Paid parking on Broad Street won’t be among the recommendations an advisory committee brings to the Board of Aldermen at its Nov. 21 meeting.
The Downtown Parking Advisory Committee also decided not to meddle with current parking rules on Broad Street, New Street, Hancock Street and Metcalf Street.
Both proposals were among several contained in a draft list of recommendations that came before the committee on Tuesday. The committee will finalize its plan on Tuesday, Nov. 14, before bringing its recommendations to the Board of Aldermen on Tuesday, Nov. 21.
The committee will likely proceed with its recommendation to start enforcing 2-hour parking limits in the core of Downtown New Bern and call for improved directional signage to get motorists to city parking lots at the Farmers Market on South Front Street and at the intersection of New and Middle streets, among others.
The two-hour parking limit would be in effect from 8 a.m. to 4 p.m. weekdays, excluding holidays. The purpose of the limit is to discourage downtown workers from using on-street parking and instead use city off-street parking. It is estimated that 300-400 on-street parking spaces downtown are being used by people who work downtown each weekday, in an area where there are only 464 on-street parking spaces.
Studies of downtown parking in New Bern report that employee-used on-street parking is costing hundreds of thousands of dollars in lost sales each year from motorists leaving the downtown discouraged over a shortage of parking.
The two-hour enforcement brings its own set of complications, namely enforcement. New Bern Police Chief Toussaint Summers, when asked about the chances of having parking enforcement officers ready starting on Jan. 1, 2018, formed a zero with his thumb and index finger.
He recommended the city hire up to three officers, plus a supervisor, to enforce parking downtown and also serve as community resource officers, much like those stationed at local schools, to enhance law enforcement downtown, develop good community-police relations, and adequately deal with parking enforcement.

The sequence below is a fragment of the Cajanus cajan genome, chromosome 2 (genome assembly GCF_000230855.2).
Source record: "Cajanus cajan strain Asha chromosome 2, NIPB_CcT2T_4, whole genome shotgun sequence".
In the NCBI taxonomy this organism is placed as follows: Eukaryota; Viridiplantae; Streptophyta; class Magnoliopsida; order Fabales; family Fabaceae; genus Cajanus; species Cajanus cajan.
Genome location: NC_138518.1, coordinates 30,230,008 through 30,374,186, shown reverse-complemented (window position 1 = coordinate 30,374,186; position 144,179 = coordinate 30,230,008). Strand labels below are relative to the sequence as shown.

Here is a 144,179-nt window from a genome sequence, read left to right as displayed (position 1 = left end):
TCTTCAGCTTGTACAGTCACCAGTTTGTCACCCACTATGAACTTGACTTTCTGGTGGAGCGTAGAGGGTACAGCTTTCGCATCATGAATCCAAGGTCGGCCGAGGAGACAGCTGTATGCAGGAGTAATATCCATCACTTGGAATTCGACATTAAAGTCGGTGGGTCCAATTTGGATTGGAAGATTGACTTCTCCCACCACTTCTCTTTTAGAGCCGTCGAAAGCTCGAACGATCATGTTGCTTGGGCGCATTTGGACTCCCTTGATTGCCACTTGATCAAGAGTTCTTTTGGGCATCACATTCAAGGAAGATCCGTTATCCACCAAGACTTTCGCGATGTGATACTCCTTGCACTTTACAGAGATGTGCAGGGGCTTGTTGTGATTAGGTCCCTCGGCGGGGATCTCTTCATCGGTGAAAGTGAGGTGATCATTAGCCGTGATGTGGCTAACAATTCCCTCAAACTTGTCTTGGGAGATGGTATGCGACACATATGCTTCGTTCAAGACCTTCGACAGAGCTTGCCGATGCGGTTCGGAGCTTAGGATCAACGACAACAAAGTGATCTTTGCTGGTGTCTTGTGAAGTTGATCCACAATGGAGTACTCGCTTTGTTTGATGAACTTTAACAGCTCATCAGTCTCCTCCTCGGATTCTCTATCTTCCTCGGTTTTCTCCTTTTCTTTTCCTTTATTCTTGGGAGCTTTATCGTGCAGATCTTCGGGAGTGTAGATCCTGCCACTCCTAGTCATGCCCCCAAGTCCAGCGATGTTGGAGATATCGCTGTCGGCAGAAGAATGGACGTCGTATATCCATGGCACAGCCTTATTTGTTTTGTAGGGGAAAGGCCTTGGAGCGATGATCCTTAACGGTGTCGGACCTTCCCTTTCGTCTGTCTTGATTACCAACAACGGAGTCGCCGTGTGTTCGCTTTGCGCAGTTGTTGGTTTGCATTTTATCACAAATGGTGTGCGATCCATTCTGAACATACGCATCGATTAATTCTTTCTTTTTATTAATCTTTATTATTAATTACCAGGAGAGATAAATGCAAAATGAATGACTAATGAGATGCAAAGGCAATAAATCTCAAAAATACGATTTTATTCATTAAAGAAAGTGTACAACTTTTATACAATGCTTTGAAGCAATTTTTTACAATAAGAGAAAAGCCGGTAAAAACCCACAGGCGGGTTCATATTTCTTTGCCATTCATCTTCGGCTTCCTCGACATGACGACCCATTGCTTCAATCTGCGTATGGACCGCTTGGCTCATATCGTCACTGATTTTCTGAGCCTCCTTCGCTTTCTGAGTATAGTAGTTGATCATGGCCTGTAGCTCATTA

It would take as long as four months to recruit, hire police officers to fill the positions once they are approved by the Board of Aldermen, and then six months more to receive field training and equip them.
It is possible that he could backfill the downtown positions with current police staff — the department has just one vacancy, the lowest vacancy rate since he became chief in 2011 (just to compare, Wilson’s police department has 16 vacancies and Kinston’s has 10). But Chief Summers said he would prefer to use his officers on the force now to fight drug use and sales in the city.
A suggestion by City Manager Mark Stephens that parking enforcement could be contracted out to a private firm was generally rejected by the committee.
Said committee member Danny Batten, “This is more than a financial decision. If we bring in contractors, who knows how they’ll treat our visitors, or how they’ll treat our business owners. I see value in having community resource officers.”
Rather than work out the details about enforcement, the committee decided it would simply recommend that 2-hour parking be enforced, and leave it to the Board of Aldermen and city staff to work out the details.
There would be a phase-in period once the 2-hour limit is enforced, during which motorists would receive a warning rather than a ticket.
The committee may also recommend the fine for a parking ticket be increased from $5 to $25, which would double if it isn’t paid after 30 days.